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‘WINTER’ acronym gives health advice

‘WINTER’ acronym gives health advice

Doctors are urging patients to give themselves the gift of good health this Christmas – and that means being prepared.

Patients across Bradford, Airedale, Wharfedale and Craven, are being urged by health professionals to think ‘WINTER’.

As part of the national Stay Well This Winter campaign, the three local NHS clinical commissioning groups (CCGs):  Airedale, Wharfedale and Craven, Bradford City and Bradford Districts are sharing an easy to use acronym of messages which spells out W-I-N-T-E-R.


Warm – keep your house warm this winter.

Immunisations – get your flu vaccination.

Neighbours – keep an eye on elderly neighbours and relatives.

Timely – seek advice from a pharmacist at first sign of illness.

Enough – pick up repeat prescriptions; so you have enough over the festive period.

Restock – make sure you have enough food and medicine in the cupboard.


Dr Colin Renwick, clinical chair of NHS Airedale, Wharfedale and Craven CCG, said: “At such a busy time of year people often forget to be prepared and look after themselves, so we hope this easy to use acronym will help keep our local residents well.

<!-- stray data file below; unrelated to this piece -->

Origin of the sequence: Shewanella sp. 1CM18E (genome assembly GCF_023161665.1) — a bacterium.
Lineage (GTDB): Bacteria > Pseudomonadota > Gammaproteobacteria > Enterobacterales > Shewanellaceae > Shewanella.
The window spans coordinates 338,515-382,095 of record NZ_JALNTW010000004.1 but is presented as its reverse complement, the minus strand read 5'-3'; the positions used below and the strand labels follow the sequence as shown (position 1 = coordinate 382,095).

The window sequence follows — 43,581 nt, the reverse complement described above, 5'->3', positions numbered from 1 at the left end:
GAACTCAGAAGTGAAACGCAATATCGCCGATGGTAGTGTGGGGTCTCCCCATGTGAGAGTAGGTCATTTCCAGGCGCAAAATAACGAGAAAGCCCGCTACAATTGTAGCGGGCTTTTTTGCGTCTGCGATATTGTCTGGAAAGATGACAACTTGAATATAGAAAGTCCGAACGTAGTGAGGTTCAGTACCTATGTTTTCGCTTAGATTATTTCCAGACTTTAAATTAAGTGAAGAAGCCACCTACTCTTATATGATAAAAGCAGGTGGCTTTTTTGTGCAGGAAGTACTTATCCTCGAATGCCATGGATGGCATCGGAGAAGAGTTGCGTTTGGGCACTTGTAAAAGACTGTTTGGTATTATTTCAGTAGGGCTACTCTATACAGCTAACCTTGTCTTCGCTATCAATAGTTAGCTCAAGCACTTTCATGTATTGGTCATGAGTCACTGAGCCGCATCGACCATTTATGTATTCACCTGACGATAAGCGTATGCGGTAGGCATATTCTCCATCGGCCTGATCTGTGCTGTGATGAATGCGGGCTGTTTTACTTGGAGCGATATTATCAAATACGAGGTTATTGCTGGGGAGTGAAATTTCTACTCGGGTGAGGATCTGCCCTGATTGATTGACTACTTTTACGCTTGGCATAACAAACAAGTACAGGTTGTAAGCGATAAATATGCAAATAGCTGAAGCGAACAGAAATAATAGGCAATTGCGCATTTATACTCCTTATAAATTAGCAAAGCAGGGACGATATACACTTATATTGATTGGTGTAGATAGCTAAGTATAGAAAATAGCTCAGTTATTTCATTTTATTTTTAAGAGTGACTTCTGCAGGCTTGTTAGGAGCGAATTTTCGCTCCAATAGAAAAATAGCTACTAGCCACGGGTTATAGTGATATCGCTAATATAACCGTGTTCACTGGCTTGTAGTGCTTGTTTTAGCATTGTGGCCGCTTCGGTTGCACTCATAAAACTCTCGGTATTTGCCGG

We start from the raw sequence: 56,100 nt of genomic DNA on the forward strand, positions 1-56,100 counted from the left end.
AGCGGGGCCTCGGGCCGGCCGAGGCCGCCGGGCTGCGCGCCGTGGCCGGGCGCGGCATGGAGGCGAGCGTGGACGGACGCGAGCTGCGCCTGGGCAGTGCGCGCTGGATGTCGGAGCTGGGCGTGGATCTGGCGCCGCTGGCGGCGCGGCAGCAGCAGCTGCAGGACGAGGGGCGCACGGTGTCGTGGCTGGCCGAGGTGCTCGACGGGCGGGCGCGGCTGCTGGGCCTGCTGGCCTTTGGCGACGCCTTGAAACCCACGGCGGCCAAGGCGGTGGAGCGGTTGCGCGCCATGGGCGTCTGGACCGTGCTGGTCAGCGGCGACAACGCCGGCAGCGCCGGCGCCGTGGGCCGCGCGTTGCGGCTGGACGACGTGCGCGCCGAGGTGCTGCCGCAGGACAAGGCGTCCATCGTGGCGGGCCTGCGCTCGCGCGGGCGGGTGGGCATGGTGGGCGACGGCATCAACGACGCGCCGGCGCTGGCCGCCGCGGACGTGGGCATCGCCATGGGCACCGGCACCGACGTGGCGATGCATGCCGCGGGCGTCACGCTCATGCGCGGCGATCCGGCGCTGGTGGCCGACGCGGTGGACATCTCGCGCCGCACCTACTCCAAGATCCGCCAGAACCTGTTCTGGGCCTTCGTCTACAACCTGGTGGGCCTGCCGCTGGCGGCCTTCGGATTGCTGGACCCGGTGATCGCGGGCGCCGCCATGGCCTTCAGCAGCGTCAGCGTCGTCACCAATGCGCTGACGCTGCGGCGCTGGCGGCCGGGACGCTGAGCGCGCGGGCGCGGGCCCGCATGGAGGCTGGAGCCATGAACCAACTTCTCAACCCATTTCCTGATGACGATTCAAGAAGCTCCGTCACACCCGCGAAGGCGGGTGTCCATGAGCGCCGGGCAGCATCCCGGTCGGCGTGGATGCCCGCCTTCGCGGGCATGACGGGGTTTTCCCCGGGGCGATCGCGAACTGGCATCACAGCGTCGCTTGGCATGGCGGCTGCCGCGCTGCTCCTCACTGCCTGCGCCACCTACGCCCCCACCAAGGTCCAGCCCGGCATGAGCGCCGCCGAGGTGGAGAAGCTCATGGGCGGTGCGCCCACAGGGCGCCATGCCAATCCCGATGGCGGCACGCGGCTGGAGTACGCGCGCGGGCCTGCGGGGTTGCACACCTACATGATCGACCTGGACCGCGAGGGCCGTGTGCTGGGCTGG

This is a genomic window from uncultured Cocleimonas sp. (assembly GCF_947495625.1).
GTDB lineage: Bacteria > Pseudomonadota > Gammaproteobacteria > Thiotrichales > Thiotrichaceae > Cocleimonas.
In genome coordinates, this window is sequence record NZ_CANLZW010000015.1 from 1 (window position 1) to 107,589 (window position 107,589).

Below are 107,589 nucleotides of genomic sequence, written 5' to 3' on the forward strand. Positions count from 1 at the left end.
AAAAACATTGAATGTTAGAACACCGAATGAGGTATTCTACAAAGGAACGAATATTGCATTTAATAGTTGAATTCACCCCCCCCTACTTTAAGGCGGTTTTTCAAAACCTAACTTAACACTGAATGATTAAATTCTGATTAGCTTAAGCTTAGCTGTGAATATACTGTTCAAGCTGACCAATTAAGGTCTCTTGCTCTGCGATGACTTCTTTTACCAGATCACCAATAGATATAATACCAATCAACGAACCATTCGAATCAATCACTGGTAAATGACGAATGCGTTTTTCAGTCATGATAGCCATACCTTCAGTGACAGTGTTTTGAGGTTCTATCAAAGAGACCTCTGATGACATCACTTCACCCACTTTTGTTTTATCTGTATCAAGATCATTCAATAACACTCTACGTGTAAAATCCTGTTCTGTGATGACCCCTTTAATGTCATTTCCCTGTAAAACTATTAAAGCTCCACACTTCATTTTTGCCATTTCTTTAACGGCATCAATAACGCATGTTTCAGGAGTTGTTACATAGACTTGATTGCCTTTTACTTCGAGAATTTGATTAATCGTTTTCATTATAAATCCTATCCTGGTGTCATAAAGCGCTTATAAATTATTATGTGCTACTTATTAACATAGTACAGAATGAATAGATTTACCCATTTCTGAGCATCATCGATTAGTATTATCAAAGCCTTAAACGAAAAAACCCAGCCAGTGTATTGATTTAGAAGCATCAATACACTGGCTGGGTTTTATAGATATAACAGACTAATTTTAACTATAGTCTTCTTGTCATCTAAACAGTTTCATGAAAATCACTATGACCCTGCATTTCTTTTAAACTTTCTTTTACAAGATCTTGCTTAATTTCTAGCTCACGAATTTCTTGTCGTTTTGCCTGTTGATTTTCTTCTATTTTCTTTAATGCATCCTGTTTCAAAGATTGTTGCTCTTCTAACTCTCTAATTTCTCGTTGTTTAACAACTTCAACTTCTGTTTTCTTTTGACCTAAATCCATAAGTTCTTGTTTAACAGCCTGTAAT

“We are also encouraging people to use their local pharmacy. Traditionally, we see an increase in bugs and viruses during the winter months and lots of minor illnesses can be treated with over-the-counter remedies.”

Many pharmacies in the district also offer the Pharmacy First service which gives people quick access to a pharmacist who can give advice and support and, where needed, can also supply medicines without the need for a doctor’s appointment. Look out for the Pharmacy First sign at your local pharmacy.

But there are lots of things people can do to stay well this winter, your options are:

  • self-care: look after yourself at home with a well-stocked medicine cabinet

  • pharmacist (chemist): for expert advice on common illnesses and the best medicines to treat them

  • GP (doctor): for illnesses that just won’t go away, arrange to see your doctor

  • call 111: if you need urgent healthcare, contact NHS 111 which will help you access the local service that can help you

  • NHS Choices: is the UK’s biggest health website, containing a range of information to help you look after yourself and your family

  • A&E or 999: only if you need very urgent medical attention.

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